Every empire passes through successive phases. (1) A victorious nomad tribe settles down to enjoy its conquest of a terrain or state. “The least civilized peoples make the most extensive conquests.” (2) As social relations become more complex, a more concentrated authority is required for the maintenance of order; the tribal chieftain becomes king. (3) In this settled order wealth grows, cities multiply, education and literature develop, the arts find patrons, and science and philosophy lift their heads. Advanced urbanization and comfortable wealth mark the beginning of decay. (4) The enriched society comes to prefer pleasure, luxury, and ease to enterprise, risk, or war; religion loses its hold on human imagination or belief; morals deteriorate, pederasty grows; the martial virtues and pursuits decline; mercenaries are hired to defend the society; these lack the ardor of patriotism or religious faith; the poorly defended wealth invites attack by the hungry, seething millions beyond the frontiers. (5) External attack, or internal intrigue, or both together, overthrow the state. Such was the cycle of Rome, of the Almoravids and Almohads in Spain, of Islam in Egypt, Syria, Iraq, Persia; and “it is always so.”
These are a few of the thousands of ideas that make the Muqaddimah the most remarkable philosophical product of its century. Ibn Khaldun has his own notions on almost everything but theology, where he thinks it unwise to be original. While writing a major work of philosophy he pronounces philosophy dangerous, and advises his readers to let it alone; probably he meant metaphysics and theology rather than philosophy in its wider sense as an attempt to see human affairs in a large perspective. At times he talks like the simplest old woman in the market place; he accepts miracles, magic, the “evil eye,” the occult properties of the alphabet, divination through dreams, entrails, or the flight of birds. Yet he admires science, admits the superiority of the Greeks to the Muslims in that field, and mourns the decline of scientific studies in Islam. He rejects alchemy, but acknowledges some faith in astrology.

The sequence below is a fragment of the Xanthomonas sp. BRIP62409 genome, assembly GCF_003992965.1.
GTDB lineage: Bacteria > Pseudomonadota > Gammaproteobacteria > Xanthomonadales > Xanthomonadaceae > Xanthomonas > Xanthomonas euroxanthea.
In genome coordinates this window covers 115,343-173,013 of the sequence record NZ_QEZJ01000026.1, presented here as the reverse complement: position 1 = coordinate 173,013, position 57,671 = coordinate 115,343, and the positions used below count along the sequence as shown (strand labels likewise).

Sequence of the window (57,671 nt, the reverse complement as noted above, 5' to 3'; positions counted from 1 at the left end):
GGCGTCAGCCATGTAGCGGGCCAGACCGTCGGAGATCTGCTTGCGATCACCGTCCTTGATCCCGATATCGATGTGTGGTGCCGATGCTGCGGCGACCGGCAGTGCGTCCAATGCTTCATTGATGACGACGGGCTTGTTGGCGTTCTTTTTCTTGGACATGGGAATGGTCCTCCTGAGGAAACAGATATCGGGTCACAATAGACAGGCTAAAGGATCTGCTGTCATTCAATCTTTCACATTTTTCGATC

Certain other discounts must be made. Though Ibn Khaldun is as broad as Islam, he shares many of its limitations. In the three volumes of the Muqaddimah, he finds room for but seven pages on Christianity. He makes only casual mention of Greece, Rome, and medieval Europe. When he has written the history of North Africa, Muslim Egypt, and the Near and Middle East, he believes that he has narrated “the history of all peoples.” Sometimes he is culpably ignorant: he thinks Aristotle taught from a porch, and Socrates from a tub. His actual writing of history falls far short of his theoretical introduction; the volumes on the Berbers and the Orient are a dreary record of dynastic genealogies, palace intrigues, and petty wars. Apparently he intended these volumes to be political history only, and offered the Muqaddimah as a history—though it is rather a general consideration—of culture.
To recover our respect for Ibn Khaldun we need only ask what Christian work of philosophy in the fourteenth century can stand beside the Prolegomena. Perhaps some ancient authors had covered part of the ground that he charted; and among his own people al-Masudi (d. 956), in a work now lost, had discussed the influence of religion, economics, morals, and environment on the character and laws of a people, and the causes of political decline. Ibn Khaldun, however, felt, and with some reason, that he had created the science of sociology. Nowhere in literature before the eighteenth century can we find a philosophy of history, or a system of sociology, comparable in power, scope, and keen analysis with Ibn Khaldun’s. Our leading contemporary philosopher of history has judged the Muqaddimah to be “undoubtedly the greatest of its kind that has ever yet been created by any mind in any time or place.”* Herbert Spencer’s Principles of Sociology (1876-96) may compare favorably with it, but Spencer had many aides. In any case we may agree with a distinguished historian of science, that “the most important historical work of the Middle Ages”* was the Muqaddimah of Ibn Khaldun.
* Ed. Note: Durant, adopting Ibn Khaldun’s thesis, further elucidates this when writing in 1968: “It is remarkable how many American Negroes have risen to high places in the professions, arts, and letters in the last one hundred years despite a thousand social obstacles.” Lessons of History, 30.
† Ed. Note: Ibn Khaldun originated the “Laffer Curve” 600 years before Laffer!
* Toynbee, Arnold J., A Study of History, 10v., 1935-54, III, 321.
* Sarton, George, Introduction to the History of Science, 3v. in 5, Baltimore: Williams and Wilkins, 1927-48, III-2, 1770.